And The Winner Is…

Best Director

Up In The Air


Inglorious Basterds



The race for Best Director is an unlikely venue for a post-marital spat, but every other nominee gets shoved aside for a duel between Kathryn Bigelow and ex-husband James Cameron. The latter eschewed storyline in favor of spectacle: His actors looked stellar in 3D, but their interactions were laughable. Meanwhile, Bigelow — first female to even come close to this auspicious award — handled her cast with aplomb while maintaining a stunning visual element. Let’s hope she comes out on top: Beating out her pretentious ex would be one giant step for bitter divorcees everywhere.

— Rebecca Erbe

Staff Writer

Best Supporting Actress

Maggie Gyllenhall

Penelope Cruz



Anna Kendrick

Vera Farmiga’s portrayal of ballsy temptress Alex Goran in “Up in the Air” is sure to earn her the Oscar that “The Departed” failed to deliver. As the female version of Ryan Bingham (George Clooney), Farmiga trades witty banter while lending the film some much-needed eye candy (sorry Anna Kendrick). Newcomer Mo’Nique has justly earned the accolades until now, but the Academy often praises consistency over one-time performances. The Academy rewards box-office success. How else would Sandra Bullock have made the Best Actress shortlist?

— Neda Salamat

Staff Writer

Best Actor

George Clooney


Colin Firth

Morgan Freeman

Jeremy Renner

This awards season, Jeff Bridges has been snatching up wins at show after show for his portrayal of washed-up country singer Bad Blake in “Crazy Heart.” There’s no reason the Academy won’t take a hint, especially considering the Dude has never scored an Oscar before. Though George Clooney’s flawless performance in “Up in the Air” as a charming corporate hitman couldn’t have been more fitting in this economic rut, it wasn’t complex enough for a little gold man. Until Clooney sucks it up and takes on a more nuanced character, my money’s on Bridges.

— Arielle Sallai

Staff Writer

Best Actress

Meryl Streep

Carey Mulligan


Helen Mirren

Gabourey Sibide

With a Golden Globe under her belt, Sandra Bullock will likely snag a statue for her role as a Southern yuppie in “The Blind Side.” Bullock’s stiffest competition comes from Meryl Streep, whose rendition of Julia Child in the semi-biopic “Julie & Julia” will rake in brownie points. But with dead-on “Bon appetit!” chortles, Amy Adams’ takes too much screentime from Streep. So, whether her commercial allure merits it, Miss Congeniality is slated to snag her first Oscar this season, making for a far more entertaining acceptance speech than pageant kitsch.

— Leila Haghighat

Staff Writer

Best Supporting Actor

Matt Damon


Woody Harrelson

Christopher Plummer

Stanley Tucci

It’s nice to see underdog “Inglourious Basterds” boasting a multifaceted actor in its blood-spattered holster. Christoph Waltz’s multilingual performance in Tarantino’s gorefest might as well be the only one up for nomination. Abhorrently amiable, Waltz’s silky portrayal of Jew-hating, American-butchering Col. Hans Landa is effortless and clean, bargaining, murdering and sipping on milk with remarkable efficiency in the European countryside. Opposite an asinine American hick (Brad Pitt), Waltz’s humanistic Landa stirs a moral crisis when it hits us that this charmer is a Nazi.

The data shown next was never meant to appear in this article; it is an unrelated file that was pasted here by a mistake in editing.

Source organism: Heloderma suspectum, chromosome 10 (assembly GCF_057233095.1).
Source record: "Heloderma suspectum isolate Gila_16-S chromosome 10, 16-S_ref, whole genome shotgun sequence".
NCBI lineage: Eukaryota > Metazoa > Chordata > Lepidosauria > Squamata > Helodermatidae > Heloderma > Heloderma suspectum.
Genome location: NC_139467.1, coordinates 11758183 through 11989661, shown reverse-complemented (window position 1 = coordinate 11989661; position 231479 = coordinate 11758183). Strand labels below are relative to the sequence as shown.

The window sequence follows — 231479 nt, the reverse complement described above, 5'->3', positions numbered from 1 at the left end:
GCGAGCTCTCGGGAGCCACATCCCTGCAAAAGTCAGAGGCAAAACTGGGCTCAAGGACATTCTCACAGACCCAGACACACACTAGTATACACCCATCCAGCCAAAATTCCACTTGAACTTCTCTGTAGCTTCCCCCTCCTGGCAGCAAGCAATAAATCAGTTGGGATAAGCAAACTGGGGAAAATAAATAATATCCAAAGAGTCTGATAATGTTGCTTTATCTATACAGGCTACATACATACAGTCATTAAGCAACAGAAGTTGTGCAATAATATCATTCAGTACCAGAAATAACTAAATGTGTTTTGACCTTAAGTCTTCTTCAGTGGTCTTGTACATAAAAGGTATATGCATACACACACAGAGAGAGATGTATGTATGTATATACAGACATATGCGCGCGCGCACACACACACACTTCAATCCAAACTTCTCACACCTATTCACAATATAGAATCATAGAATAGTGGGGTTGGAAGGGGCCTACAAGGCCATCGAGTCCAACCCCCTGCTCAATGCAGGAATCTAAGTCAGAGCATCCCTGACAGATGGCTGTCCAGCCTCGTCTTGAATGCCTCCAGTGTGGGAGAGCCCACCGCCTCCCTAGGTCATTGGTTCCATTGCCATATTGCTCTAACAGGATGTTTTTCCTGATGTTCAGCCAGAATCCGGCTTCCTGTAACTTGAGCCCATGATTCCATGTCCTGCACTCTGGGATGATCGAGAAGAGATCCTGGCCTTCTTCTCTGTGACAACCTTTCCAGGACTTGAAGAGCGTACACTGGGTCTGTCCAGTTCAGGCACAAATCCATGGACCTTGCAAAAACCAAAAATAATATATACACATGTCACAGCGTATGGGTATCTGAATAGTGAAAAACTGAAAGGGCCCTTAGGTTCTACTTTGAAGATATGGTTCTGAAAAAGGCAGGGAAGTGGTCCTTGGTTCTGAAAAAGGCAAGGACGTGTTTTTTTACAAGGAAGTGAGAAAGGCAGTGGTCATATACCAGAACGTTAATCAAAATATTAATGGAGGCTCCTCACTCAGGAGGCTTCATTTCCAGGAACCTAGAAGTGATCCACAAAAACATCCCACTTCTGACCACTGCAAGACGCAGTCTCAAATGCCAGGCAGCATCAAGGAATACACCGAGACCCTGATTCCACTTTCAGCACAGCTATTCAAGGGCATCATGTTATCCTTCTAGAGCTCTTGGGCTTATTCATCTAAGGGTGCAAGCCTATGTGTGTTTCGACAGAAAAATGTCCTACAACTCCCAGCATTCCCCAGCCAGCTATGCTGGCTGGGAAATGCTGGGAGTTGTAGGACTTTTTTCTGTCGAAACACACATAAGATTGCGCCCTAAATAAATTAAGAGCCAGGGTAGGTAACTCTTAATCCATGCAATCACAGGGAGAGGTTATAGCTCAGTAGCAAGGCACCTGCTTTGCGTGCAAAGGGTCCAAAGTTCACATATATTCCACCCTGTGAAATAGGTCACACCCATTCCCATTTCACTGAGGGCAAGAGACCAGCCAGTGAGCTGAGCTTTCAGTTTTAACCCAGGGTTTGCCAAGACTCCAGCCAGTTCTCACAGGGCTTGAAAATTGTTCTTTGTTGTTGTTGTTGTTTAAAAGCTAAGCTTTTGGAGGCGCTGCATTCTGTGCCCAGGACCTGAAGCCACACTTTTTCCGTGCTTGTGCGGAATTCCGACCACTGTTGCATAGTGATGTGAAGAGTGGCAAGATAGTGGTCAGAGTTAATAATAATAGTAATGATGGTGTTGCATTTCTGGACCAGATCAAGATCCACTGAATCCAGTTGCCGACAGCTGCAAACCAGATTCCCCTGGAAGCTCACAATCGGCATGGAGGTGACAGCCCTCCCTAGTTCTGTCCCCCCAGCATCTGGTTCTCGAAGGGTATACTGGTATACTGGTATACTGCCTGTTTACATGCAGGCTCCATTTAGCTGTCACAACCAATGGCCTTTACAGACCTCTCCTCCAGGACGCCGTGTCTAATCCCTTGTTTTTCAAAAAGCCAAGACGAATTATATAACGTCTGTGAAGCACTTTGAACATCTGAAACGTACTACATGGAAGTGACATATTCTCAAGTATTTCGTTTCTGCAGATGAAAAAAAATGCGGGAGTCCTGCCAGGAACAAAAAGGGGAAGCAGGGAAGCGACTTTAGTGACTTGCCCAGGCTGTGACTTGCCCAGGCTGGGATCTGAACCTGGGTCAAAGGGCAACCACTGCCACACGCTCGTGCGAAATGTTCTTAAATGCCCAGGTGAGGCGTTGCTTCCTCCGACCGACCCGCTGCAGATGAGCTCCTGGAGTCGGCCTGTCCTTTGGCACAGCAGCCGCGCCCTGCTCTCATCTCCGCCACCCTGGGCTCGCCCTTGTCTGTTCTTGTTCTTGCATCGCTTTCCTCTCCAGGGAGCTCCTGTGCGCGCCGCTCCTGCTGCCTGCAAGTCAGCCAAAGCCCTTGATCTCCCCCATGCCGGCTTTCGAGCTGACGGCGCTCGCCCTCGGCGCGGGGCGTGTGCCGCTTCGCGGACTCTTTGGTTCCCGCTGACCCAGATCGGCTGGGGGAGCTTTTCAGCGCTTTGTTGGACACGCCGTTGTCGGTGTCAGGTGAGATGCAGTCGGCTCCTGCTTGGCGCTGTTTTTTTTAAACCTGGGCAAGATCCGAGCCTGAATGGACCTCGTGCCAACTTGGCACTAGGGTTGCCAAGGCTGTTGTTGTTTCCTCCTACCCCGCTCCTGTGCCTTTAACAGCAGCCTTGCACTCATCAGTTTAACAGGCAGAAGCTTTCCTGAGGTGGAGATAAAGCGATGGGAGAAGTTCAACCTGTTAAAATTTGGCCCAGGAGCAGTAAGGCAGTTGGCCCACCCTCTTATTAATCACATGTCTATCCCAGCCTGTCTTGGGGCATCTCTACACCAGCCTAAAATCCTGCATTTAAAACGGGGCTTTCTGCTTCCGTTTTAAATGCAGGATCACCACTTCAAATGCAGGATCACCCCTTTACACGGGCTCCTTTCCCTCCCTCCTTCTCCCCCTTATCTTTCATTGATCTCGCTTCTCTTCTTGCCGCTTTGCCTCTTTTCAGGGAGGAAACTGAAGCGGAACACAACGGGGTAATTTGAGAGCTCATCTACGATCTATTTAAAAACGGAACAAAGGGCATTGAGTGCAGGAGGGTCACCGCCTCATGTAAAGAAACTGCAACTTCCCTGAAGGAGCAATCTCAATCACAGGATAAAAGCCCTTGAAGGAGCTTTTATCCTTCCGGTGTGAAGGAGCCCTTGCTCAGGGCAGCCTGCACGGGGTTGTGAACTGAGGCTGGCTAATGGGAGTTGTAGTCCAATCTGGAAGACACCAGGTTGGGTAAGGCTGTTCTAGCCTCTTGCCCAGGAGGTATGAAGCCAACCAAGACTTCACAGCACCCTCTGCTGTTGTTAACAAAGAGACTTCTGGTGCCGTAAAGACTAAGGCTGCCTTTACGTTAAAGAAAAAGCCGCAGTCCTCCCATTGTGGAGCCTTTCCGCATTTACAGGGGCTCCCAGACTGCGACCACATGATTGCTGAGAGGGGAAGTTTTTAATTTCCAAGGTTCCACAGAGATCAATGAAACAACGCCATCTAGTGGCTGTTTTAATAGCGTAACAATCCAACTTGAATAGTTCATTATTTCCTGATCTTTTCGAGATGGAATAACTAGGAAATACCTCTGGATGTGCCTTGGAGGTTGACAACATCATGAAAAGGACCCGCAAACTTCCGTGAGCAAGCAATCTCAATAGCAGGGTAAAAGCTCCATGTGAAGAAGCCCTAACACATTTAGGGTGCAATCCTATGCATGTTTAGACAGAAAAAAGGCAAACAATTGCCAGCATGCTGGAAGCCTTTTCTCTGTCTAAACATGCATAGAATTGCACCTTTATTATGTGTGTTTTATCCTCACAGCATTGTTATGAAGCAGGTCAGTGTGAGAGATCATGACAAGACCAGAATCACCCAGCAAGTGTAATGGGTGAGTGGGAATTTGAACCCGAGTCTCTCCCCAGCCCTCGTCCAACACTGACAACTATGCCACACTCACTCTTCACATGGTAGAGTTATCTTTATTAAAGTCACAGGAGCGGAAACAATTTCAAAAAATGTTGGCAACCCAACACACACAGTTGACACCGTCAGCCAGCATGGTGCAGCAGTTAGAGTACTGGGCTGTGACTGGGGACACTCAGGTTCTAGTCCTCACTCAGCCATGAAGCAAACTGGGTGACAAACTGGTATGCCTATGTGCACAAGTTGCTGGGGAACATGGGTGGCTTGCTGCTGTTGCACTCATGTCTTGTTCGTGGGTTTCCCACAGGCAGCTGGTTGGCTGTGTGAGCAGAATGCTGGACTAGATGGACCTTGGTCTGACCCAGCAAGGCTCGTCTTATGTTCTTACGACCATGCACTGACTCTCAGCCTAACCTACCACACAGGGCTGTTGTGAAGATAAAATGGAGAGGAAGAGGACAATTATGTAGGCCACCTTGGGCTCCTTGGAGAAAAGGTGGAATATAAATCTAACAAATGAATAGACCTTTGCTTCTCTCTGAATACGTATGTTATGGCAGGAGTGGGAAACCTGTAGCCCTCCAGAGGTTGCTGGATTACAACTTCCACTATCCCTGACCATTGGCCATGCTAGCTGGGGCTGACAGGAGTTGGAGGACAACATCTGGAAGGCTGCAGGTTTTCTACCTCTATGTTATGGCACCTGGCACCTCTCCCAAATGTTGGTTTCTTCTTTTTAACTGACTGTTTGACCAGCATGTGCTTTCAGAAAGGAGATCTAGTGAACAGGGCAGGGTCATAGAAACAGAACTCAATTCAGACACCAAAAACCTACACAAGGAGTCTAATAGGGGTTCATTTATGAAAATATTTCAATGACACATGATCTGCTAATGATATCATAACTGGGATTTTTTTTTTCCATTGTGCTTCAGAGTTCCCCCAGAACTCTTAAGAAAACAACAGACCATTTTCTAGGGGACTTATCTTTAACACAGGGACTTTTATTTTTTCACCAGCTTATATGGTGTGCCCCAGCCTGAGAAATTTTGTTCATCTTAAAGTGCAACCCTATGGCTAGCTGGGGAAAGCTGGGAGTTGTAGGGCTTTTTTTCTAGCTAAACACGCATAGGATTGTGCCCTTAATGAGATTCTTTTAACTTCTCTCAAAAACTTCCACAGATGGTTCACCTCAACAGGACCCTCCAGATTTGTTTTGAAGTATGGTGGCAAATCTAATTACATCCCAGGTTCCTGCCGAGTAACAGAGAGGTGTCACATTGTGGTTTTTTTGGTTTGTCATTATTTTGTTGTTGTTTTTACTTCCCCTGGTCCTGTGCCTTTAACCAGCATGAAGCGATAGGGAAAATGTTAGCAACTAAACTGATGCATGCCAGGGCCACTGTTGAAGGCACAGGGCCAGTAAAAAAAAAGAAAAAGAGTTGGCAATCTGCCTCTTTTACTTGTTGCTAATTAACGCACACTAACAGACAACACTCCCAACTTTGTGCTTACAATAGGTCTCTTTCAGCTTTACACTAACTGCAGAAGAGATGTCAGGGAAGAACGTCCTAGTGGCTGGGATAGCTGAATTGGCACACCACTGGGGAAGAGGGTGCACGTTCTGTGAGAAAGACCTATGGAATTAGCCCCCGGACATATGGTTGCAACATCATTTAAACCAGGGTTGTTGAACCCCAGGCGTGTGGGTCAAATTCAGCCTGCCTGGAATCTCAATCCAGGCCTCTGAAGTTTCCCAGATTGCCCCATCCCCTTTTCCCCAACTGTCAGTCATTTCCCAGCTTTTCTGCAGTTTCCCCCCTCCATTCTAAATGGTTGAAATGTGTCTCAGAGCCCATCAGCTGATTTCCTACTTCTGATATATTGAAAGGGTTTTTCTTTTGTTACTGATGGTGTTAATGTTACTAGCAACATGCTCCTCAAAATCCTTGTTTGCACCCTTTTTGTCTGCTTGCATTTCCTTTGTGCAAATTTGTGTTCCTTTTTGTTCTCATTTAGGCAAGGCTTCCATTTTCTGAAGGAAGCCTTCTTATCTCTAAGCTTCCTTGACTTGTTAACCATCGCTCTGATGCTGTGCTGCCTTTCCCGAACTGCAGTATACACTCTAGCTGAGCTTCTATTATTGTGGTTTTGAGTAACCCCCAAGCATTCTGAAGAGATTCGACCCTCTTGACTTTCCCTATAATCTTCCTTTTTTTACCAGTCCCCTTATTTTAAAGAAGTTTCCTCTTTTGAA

— Neda Salamat

Staff Writer

Best Feature

The Hurt Locker


A Serious Man


Inglorious Basterds

District 9

The Blind Side


An Education

Up in the Air

Let’s put an end to the debate: Despite the fuss about “Inglourious Basterds,” James Cameron will be victorious. Tarantino’s entry is too eccentric, and everything else is a step back in vision; “Avatar” packs the effects and innovations to change filmmaking forever. The only legit argument against Cameron’s baby is that the plot is unoriginal — but a better word is archetypal, because it’s a foundation myth for a future legacy of 3D film. “Avatar” will win for the same reason the Saints beat the Colts: When history powers a symbol, not even a Manning or a Tarantino can stop it.

— Bryan Kim

Staff Writer

Best Animated Film

Fantastic Mr. Fox

Princess & The Frog



The Secret of Kells

Since the Pixar powerhouse out-foxed its competitors at earlier award shows, an Oscar win isn’t only probable, but imminent. Director Pete Docter’s latest boasts the colorful characters, vivid animation and hum-worthy score we’ve come to expect from the Disney-owned studio that brought us talking bugs, fish and cars. Even if this one features humans (don’t fret, there’s a crapload of chatty dogs), “Up” is the first Pixar film — if not the first children’s film — to discuss adult issues while remaining playful. Sorry Wes Anderson, looks like this one is going to the dogs.

— Neda Salamat

Staff Writer

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